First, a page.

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Chair Shots to the Head: An Uncessary Risk



Everyone knew something had gone wrong the moment Cody Rhodes crumpled to the mat. Even more so when they saw the blood.


The 34-year-old All Elite Wrestling (AEW) star was exhausted, having just battled underdog Darby Allin to a time-limit draw during AEW’s Fyter Fest when fellow wrestler Shawn Spears suddenly climbed in the ring, metal chair in hand.


Rhodes had less than a second to react as Spears swung for the fences. The steel made a sickening thud against his skull, busting open the back of his head and knocking him to the mat. Though he managed to walk away without a concussion, the injury left him with 12 staples in his head and served as a sobering reminder of why chair shots, planned or not, are an unnecessary risk in a sport where head injuries are all too common.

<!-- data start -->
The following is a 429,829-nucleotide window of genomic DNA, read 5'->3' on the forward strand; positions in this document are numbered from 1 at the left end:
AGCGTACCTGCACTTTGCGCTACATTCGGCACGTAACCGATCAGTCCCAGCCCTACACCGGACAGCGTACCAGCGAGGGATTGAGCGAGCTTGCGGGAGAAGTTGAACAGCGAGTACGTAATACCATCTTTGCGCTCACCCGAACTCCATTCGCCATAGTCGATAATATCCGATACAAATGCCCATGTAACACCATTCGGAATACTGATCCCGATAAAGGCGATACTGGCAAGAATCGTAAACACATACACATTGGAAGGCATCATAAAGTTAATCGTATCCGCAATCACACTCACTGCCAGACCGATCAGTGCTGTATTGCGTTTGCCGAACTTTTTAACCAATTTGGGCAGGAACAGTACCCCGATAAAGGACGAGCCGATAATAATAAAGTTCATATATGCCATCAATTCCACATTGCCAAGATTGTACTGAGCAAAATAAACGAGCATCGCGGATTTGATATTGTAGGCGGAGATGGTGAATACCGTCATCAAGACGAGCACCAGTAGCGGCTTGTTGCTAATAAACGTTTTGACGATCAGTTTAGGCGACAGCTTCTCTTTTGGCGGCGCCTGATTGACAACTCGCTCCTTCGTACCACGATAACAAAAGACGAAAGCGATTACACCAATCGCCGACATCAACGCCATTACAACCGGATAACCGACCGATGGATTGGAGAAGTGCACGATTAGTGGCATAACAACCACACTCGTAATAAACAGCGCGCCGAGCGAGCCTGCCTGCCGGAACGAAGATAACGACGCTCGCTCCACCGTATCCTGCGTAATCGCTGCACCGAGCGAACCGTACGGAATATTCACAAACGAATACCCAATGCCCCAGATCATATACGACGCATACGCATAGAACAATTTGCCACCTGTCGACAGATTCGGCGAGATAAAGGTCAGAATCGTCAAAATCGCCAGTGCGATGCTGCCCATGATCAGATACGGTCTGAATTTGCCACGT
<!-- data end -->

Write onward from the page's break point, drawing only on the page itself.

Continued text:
AEW has been disrupting professional wrestling since its inception by mixing old-school concepts with new-school sensibilities, but Rhodes’ injury and the questions surrounding it went beyond anything the company had planned for. Owner Tony Khan acted quickly following the Fyter Fest chair shot to address safety concerns, addressing it internally before speaking to the press. “You could build the safest airplane in the world, and if there’s pilot error, there’s pilot error,” Khan said in a press conference. “That was not good.”


Khan didn’t expand on whether the promotion would continue allowing chair shots or other dangerous maneuvers, but a source with firsthand knowledge of the situation tells SB Nation that AEW will not use unprotected chair shots moving forward.


“I understand there were discussions about trying to do it safely without causing brain trauma, but I think the lesson from this is that there’s always a chance for human error,” says Chris Nowinski, a former WWE wrestler and co-founder of the Concussion Legacy Foundation. “You have to look at the risk-reward for a chair shot to the head.”


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